Also, I tried to co-sleep with our baby in the pack n play bassinet at the end of my bed. I had it in my head that it would be so great. He’d sleep there and when he got hungry I’d just roll him into bed, feed him in the dark, change a diaper here and there and he’d go right back to sleep. NOPE. that did not work for me at all. Every little noise he made woke me up…and I was never falling into a deep sleep. I kept having these half awake dreams that I had accidentally fallen asleep with him in the bed, and then I would panic and search the bed for him only to find that he was in his bassinet…or I would think that my pillow was him or I’d wake up realizing I was trying to nurse my pillow…yea… And, it was harder to get him from the bassinet to the bed than I thought, and even though my baby is a great latcher, I wasn’t exactly skilled enough to get him on there half asleep, in the dark…and it was a diaper change every hour or two, which meant turning all the lights on and both of us waking up, and I honestly hate the diaper station on the pack n play. 

I finally caved after the first week and gave up on having him room with us (even though I know it’s recommended). I put him in his crib with our  baby monitor. That helped me so much. It made it easier for me to only get up when he actually cried, and not from every little sleep murmur, plus I stopped having those weird half-asleep dreams.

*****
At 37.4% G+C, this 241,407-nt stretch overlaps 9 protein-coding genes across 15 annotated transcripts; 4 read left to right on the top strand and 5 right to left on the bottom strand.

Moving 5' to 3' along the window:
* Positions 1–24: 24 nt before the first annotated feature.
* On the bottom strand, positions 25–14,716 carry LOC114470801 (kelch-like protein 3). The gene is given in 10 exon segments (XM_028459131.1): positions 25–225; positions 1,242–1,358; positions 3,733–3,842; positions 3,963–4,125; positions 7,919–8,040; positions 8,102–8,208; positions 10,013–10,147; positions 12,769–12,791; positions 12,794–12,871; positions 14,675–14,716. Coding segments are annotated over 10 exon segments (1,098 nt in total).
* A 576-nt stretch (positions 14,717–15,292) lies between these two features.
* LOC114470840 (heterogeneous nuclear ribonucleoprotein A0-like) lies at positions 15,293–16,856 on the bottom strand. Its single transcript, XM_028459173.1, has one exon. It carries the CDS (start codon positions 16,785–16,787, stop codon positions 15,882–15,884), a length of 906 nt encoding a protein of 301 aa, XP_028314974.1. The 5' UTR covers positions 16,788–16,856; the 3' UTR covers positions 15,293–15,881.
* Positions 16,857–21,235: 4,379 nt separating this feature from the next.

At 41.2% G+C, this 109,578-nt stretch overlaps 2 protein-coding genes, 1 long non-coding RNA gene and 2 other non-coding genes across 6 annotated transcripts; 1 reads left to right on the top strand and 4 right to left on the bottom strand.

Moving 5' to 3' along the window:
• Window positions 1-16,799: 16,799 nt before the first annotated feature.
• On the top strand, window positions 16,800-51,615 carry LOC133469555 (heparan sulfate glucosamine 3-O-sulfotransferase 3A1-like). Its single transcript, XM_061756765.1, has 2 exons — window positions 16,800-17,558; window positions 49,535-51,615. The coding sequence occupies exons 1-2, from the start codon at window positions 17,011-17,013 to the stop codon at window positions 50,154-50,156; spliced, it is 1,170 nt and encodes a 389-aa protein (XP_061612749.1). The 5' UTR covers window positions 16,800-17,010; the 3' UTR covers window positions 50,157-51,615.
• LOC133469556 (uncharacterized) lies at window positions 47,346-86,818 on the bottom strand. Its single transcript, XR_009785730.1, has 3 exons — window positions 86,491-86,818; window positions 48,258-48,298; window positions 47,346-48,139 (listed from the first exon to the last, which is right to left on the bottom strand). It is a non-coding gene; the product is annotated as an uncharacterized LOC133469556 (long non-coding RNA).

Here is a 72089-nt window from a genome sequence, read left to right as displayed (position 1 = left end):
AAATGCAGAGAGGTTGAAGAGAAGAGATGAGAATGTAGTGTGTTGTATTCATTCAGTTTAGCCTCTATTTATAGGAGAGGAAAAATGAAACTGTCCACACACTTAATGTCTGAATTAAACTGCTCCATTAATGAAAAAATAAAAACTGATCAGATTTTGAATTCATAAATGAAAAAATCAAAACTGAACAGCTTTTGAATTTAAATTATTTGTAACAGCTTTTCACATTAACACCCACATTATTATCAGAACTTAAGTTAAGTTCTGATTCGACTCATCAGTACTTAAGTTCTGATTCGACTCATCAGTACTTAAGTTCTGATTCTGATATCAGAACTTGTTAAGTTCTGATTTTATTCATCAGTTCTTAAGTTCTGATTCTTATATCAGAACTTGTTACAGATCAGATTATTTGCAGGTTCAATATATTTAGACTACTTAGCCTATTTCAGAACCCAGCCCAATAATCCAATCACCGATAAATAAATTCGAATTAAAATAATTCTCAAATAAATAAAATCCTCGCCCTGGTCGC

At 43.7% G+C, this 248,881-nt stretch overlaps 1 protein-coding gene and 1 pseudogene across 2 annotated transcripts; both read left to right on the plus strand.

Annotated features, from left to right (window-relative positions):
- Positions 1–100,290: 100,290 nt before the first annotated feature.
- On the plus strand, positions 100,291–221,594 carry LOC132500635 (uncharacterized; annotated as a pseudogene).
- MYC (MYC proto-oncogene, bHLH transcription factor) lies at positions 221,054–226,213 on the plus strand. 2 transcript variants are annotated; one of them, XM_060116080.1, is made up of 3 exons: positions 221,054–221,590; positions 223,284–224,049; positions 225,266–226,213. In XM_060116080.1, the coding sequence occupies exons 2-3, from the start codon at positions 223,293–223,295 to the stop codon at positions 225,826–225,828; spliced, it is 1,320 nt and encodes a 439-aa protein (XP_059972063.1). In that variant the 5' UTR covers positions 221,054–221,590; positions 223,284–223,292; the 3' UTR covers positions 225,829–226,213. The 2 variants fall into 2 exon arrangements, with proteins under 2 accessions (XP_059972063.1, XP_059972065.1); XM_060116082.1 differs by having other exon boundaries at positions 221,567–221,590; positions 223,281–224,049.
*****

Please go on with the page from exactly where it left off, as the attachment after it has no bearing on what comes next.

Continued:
LO is now 6 weeks, and we’ve gotten into a somewhat reliable rhythm. Here’s what works for us…He goes into his crib between 9 and 10…I still use the swaddlesack or a sleepsack, over a long sleeve onesie. I keep the house at around 70 degrees. I put him in there after nursing even if he’s awake, and he self-soothes with either a pacifier or just by sucking on his hands. I don’t use any kind of noise machine and I don’t try to make the house quiet…I want him to be able to sleep with normal household noise. He’s usually fine in there until between 1am and 2am. Then, I nurse him until he’s satisfied, and I just do a quick check on his diaper (just a smell check so I don’t disturb him if not needed). If it’s dirty I change it, and nurse him a second time to get him tired again. If not, I just lay him back down. Then he’s out until 5am, and it’s the same, nurse, check, change if needed routine. Then I can usually get him back down for another hour, which is when Darling Husband gets up for work and he will snuggle with him for an hour or so, and puts him back down so I don’t have to get up until 8 or 9am.